Dissertation Abstract




A Social Semiotics Of Music


Denney, Martha Jane



Degree:  Ph.D.

Year: 2001

Pages:  206

Institution: Brandeis University; 0021

Advisor:  Richard J. Parmentier


Source:   DAI, 62, no. 02A (2001): p. 650

Standard No: ISBN: 0-493-14087-5


In this dissertation I examine existing work in the semiotics of music, with particular attention to cross-cultural applicability and relevance, and to the contribution of approaches using a framework based on the insights of philosopher C. S. Peirce. The difficulties of applying a semiotic approach to music are considered, as well as some recent promising approaches using certain fundamental concepts developed by Peirce. I use elements of these approaches to construct a social semiotic framework for the study of musical practice in social context, which I believe to be the most useful focus of semiotics, and of a Peircean approach in particular.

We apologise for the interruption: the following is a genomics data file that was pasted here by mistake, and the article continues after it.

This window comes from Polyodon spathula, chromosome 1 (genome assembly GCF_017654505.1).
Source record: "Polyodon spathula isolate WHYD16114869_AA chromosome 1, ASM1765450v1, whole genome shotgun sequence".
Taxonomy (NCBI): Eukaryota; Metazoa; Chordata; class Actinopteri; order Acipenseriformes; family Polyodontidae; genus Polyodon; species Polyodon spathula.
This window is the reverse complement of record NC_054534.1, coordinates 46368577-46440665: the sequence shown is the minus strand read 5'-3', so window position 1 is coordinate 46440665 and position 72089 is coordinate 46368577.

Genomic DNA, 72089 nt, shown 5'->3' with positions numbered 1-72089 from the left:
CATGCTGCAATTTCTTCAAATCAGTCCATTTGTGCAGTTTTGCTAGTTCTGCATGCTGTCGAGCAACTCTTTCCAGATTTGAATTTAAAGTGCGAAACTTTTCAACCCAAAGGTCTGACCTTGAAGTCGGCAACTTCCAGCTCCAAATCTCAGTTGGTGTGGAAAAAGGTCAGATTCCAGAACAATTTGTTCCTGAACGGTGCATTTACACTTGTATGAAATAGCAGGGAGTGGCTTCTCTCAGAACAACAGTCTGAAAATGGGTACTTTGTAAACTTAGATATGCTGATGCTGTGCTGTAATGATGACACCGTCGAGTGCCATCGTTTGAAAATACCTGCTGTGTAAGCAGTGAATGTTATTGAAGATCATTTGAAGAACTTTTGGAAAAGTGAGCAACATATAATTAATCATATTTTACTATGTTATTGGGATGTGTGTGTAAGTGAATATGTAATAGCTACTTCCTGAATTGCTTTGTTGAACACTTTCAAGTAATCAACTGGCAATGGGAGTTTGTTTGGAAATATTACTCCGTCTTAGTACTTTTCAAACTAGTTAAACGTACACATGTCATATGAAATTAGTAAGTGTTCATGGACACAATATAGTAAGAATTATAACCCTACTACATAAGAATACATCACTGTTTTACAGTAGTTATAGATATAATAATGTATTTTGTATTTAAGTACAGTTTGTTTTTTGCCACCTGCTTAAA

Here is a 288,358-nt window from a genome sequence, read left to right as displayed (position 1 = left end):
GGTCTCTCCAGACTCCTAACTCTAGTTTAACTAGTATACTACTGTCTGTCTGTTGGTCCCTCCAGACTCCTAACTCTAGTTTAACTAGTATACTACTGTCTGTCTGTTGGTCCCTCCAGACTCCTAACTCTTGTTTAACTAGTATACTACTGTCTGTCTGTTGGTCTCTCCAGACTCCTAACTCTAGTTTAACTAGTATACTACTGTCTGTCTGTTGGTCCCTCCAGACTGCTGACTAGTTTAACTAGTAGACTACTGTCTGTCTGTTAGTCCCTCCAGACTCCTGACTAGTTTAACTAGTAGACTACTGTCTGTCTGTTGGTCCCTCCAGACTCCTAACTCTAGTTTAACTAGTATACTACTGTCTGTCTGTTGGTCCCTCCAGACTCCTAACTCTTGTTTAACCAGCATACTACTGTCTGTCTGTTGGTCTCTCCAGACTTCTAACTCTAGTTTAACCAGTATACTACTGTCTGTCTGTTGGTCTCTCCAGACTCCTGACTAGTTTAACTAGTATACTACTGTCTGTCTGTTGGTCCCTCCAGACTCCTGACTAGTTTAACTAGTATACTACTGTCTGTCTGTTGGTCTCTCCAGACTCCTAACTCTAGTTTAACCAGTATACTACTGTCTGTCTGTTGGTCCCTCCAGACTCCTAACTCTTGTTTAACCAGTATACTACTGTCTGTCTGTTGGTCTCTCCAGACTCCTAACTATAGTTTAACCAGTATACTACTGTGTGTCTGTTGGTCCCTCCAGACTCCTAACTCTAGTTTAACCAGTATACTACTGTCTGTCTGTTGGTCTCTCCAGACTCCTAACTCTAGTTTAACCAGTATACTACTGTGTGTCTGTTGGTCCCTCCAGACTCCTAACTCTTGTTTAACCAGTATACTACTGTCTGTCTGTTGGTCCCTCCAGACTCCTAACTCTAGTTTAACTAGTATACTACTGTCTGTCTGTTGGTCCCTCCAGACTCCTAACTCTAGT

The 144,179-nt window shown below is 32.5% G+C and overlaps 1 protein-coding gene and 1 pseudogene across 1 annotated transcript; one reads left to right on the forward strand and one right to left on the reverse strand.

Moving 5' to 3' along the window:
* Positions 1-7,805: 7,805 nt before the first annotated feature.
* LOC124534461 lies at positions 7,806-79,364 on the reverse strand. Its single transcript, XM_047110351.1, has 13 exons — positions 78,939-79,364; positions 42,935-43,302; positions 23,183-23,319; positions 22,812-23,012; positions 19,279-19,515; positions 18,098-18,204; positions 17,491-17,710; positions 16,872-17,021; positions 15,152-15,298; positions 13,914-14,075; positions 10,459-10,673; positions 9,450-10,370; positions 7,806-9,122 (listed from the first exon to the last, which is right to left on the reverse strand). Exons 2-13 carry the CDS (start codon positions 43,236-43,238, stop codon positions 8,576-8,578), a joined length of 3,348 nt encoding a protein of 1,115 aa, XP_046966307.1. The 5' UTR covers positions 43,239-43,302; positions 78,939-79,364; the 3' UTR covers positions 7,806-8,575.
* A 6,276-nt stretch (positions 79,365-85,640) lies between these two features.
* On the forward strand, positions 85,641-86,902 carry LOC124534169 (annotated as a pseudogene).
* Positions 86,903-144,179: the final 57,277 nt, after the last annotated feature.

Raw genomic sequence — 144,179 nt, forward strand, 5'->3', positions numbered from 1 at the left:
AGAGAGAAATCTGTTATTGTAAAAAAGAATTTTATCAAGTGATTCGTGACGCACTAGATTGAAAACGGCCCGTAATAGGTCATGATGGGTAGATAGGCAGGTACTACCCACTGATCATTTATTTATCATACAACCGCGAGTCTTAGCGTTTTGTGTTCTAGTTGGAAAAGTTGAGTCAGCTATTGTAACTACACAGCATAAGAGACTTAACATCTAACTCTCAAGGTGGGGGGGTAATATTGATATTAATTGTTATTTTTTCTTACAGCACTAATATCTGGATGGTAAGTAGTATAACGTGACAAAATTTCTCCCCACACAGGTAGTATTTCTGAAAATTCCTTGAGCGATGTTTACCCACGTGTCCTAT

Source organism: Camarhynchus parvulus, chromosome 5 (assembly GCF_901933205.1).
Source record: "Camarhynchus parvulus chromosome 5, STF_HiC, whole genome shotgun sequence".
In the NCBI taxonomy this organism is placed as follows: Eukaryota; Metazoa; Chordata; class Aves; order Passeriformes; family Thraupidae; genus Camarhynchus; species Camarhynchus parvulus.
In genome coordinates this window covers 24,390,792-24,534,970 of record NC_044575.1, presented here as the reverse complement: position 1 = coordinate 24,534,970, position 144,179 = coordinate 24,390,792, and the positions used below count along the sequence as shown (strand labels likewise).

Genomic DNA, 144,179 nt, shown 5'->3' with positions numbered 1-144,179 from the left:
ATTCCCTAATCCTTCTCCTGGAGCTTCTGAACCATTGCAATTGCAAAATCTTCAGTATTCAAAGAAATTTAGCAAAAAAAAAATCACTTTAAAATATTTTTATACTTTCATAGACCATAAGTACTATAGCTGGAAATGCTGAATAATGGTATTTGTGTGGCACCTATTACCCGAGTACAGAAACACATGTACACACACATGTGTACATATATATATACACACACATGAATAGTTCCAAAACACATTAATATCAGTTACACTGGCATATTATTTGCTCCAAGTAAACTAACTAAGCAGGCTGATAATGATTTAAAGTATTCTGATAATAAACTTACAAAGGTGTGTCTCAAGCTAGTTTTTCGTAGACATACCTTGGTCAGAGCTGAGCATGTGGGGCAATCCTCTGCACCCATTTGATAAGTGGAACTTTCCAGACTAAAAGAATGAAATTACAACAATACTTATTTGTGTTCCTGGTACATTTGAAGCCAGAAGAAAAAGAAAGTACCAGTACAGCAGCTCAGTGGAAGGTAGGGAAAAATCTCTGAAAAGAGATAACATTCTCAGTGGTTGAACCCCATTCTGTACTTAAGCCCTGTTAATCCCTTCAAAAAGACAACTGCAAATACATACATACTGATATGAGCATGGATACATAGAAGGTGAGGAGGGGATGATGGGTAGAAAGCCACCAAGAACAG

I discuss the specific case of the semiotic frameworks surrounding primary music education in Britain, focusing on the textual field in which primary teachers receive messages about how music should be taught and what relationship it bears to human practice and experience. My premise is that the role played by texts, mediating between national and Institutional guidelines and ideologies and the lived experience of music and of education, is particularly revealing of the range of interpretive frameworks, and the tensions contained within them, that culturally-located individuals bring to bear on the experience of music within an educational context. It is also revealing of the ways in which culture works at a critical level to provide and maintain certain sets of frameworks against which contradictory positions must be understood. It is my conclusion that the textual messages, both explicit and metapragmatic, received by teachers at the primary level reinforce an understanding of music in which learning about music is distinguished from, and privileged over, learning to do music, with important consequences for teaching practice.




Accession No:     AAI3004954

Provider:        OCLC

Database:         Dissertations